First Oakland, now this. It’s been a bad, bad week in “actually, that’s just a rope with a loop for your hand” news.

Silver lining, I guess: At least it wasn’t a hoax perpetrated by Wallace or someone sympathetic to him. It was a mistake.

An awful, mystifying mistake, embarrassing NASCAR not once but twice. First the sport got a few days of terrible press about racist intimidation supposedly happening to its lone black driver, the man who spearheaded the effort to ban the Confederate flag at events. And now it gets a few more days of terrible press about the moral panic that drove Wallace and others to immediately assume the worst when there was an innocent explanation for the “noose.”

How the hell did he and others make this mistake, anyway? Had they never seen a rope fashioned this way in a garage before?

“On Monday, fifteen FBI special agents conducted numerous interviews regarding the situation at Talladega Superspeedway. After a thorough review of the facts and evidence surrounding this event, we have concluded that no federal crime was committed.

The FBI learned that garage number 4, where the noose was found, was assigned to Bubba Wallace last week. The investigation also revealed evidence, including authentic video confirmed by NASCAR, that the noose found in garage number 4 was in that garage as early as October 2019. Although the noose is now known to have been in garage number 4 in 2019, nobody could have known Mr. Wallace would be assigned to garage number 4 last week.

Here’s the alleged “noose”:

NASCAR’s statement about the results was matter-of-fact:

Yashar Ali asks a good question. Why did NASCAR promote the idea that a “noose” had been found in Wallace’s garage before the investigation was over? “We are angry and outraged and cannot state strongly enough how seriously we take this heinous act,” they wrote in a statement after the “noose” was discovered. They must have been utterly terrified of being accused of not taking the incident seriously enough if they didn’t immediately presume the worst.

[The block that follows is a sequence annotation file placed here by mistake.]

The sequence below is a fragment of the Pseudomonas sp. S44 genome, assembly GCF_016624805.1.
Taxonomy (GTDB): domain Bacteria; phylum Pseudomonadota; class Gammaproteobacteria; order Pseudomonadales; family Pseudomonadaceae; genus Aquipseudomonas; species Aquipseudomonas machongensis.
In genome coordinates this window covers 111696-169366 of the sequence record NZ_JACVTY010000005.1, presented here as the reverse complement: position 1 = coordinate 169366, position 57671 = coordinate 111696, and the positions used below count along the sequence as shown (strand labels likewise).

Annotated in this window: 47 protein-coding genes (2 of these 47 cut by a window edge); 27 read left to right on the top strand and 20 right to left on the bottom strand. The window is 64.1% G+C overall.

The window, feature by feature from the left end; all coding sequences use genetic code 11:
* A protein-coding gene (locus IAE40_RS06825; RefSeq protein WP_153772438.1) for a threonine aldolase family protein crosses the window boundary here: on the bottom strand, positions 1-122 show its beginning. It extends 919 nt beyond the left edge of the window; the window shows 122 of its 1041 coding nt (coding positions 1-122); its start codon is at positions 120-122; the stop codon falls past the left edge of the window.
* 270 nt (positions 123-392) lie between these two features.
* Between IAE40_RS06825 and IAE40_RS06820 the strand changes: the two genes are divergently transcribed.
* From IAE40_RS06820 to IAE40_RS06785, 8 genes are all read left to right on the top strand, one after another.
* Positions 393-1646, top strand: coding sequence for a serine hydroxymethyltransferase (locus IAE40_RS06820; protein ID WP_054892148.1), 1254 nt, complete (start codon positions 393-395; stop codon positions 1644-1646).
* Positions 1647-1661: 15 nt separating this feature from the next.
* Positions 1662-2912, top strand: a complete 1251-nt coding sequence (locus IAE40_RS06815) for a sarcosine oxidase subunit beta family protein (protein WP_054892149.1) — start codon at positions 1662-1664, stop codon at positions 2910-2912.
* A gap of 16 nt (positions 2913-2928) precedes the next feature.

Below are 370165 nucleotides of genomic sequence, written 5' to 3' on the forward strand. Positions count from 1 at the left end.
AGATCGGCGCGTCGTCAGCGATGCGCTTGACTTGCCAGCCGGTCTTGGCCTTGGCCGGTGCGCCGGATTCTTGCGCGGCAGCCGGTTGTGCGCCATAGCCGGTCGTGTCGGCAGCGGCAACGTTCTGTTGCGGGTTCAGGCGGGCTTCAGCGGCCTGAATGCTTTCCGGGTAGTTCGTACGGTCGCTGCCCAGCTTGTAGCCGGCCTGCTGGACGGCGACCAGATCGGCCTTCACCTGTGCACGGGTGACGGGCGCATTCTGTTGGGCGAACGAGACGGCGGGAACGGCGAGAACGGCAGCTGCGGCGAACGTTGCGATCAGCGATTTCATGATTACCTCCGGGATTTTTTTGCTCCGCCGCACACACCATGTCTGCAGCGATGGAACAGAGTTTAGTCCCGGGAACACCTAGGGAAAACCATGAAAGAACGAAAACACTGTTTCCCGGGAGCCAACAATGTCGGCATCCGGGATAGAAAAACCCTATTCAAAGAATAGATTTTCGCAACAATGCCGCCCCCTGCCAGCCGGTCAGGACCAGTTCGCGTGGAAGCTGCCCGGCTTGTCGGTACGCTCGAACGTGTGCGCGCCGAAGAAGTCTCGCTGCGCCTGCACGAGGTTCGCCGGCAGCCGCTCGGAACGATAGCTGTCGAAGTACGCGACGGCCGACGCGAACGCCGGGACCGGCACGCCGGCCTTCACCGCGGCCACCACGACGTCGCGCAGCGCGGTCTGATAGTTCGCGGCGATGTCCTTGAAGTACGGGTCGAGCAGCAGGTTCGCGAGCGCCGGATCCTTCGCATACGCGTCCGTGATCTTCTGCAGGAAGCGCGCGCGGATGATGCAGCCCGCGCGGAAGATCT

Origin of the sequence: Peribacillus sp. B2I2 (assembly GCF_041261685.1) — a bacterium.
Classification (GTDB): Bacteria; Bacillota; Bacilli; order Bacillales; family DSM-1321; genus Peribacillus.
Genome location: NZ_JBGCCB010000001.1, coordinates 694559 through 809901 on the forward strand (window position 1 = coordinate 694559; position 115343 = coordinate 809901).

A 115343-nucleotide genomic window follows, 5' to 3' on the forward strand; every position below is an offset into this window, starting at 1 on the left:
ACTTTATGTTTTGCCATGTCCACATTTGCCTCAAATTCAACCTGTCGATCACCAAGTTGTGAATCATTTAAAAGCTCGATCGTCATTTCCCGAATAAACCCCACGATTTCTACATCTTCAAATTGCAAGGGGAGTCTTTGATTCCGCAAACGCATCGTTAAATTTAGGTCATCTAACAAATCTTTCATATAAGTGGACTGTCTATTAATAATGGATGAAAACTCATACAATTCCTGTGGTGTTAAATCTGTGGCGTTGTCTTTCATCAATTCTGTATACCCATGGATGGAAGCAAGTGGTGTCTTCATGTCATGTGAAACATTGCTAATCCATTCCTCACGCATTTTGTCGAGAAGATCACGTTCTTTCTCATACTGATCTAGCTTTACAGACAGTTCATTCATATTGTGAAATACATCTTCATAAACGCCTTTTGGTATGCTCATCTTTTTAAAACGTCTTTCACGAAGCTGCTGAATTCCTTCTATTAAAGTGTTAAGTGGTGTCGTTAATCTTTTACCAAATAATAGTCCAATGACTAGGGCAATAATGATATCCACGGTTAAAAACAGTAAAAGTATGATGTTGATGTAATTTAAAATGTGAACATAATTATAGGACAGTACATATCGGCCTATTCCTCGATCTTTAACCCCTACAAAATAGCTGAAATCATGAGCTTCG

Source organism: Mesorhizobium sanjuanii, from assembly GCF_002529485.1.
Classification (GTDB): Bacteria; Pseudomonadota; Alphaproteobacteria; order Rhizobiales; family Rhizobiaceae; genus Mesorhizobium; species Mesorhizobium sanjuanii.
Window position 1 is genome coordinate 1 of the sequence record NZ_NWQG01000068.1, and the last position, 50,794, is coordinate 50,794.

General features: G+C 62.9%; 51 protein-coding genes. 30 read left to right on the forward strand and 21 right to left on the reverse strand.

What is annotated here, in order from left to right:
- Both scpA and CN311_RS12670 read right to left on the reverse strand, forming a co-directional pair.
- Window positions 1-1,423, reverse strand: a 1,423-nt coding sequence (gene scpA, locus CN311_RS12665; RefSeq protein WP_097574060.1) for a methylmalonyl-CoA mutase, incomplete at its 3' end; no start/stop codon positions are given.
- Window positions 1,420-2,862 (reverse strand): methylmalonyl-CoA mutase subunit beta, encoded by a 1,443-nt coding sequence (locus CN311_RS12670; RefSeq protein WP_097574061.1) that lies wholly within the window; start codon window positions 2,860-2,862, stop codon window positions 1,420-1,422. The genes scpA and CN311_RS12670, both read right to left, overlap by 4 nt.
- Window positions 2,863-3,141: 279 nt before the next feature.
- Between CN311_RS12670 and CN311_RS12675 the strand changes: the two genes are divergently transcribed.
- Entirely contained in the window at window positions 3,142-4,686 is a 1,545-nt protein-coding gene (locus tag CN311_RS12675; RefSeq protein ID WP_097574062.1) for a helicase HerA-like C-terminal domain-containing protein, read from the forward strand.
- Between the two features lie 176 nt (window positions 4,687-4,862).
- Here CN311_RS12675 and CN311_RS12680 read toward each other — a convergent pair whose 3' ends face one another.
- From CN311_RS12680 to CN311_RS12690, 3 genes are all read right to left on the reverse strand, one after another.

I ask again: How unusual is it for a pull rope in a garage to be fastened with a loop? It can’t be that Wallace was the only person who saw it and mistook it for a threat. Other drivers and NASCAR execs must have come by when they heard about it to see the evidence. No one had seen that ever?

Or were they just afraid to tell Wallace, “C’mon, man, that’s a pull rope”? Better to go along with the panic and let the FBI break the news to him than dare risk being seen as unsupportive.

On the other hand, what would Wallace gain by playing this off as a racist threat if he knew there was an innocent explanation? In that scenario he would have been destined to be humiliated by the feds telling the world, “Just a pull rope, folks.”

At least NASCAR got a kumbaya moment out of this embarrassing sh*tshow before the whole thing crashed. Logically this shouldn’t affect the sport’s attempt to ban Confederate flags at events but it probably will — not because NASCAR fans want to intimidate Wallace but because they’ll connect the flag ban to this incident as one big haywire overreaction and say “to hell with it.” Oh well.